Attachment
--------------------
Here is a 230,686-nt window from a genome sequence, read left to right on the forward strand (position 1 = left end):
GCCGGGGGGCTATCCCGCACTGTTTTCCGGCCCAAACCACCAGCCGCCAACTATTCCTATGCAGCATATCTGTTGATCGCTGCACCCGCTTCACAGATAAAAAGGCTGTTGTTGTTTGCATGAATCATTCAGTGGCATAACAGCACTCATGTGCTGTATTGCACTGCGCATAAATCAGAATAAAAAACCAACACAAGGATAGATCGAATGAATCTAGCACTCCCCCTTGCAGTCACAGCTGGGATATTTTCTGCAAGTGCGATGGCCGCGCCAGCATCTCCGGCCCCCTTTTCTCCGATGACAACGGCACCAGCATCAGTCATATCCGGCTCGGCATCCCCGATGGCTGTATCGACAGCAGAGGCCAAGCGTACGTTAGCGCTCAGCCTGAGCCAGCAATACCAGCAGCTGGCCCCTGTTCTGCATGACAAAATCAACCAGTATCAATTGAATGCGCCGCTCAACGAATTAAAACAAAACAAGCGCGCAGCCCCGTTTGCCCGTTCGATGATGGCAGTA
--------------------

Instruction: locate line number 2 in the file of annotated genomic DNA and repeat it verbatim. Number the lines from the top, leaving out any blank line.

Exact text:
GCCGGGGGGCTATCCCGCACTGTTTTCCGGCCCAAACCACCAGCCGCCAACTATTCCTATGCAGCATATCTGTTGATCGCTGCACCCGCTTCACAGATAAAAAGGCTGTTGTTGTTTGCATGAATCATTCAGTGGCATAACAGCACTCATGTGCTGTATTGCACTGCGCATAAATCAGAATAAAAAACCAACACAAGGATAGATCGAATGAATCTAGCACTCCCCCTTGCAGTCACAGCTGGGATATTTTCTGCAAGTGCGATGGCCGCGCCAGCATCTCCGGCCCCCTTTTCTCCGATGACAACGGCACCAGCATCAGTCATATCCGGCTCGGCATCCCCGATGGCTGTATCGACAGCAGAGGCCAAGCGTACGTTAGCGCTCAGCCTGAGCCAGCAATACCAGCAGCTGGCCCCTGTTCTGCATGACAAAATCAACCAGTATCAATTGAATGCGCCGCTCAACGAATTAAAACAAAACAAGCGCGCAGCCCCGTTTGCCCGTTCGATGATGGCAGTA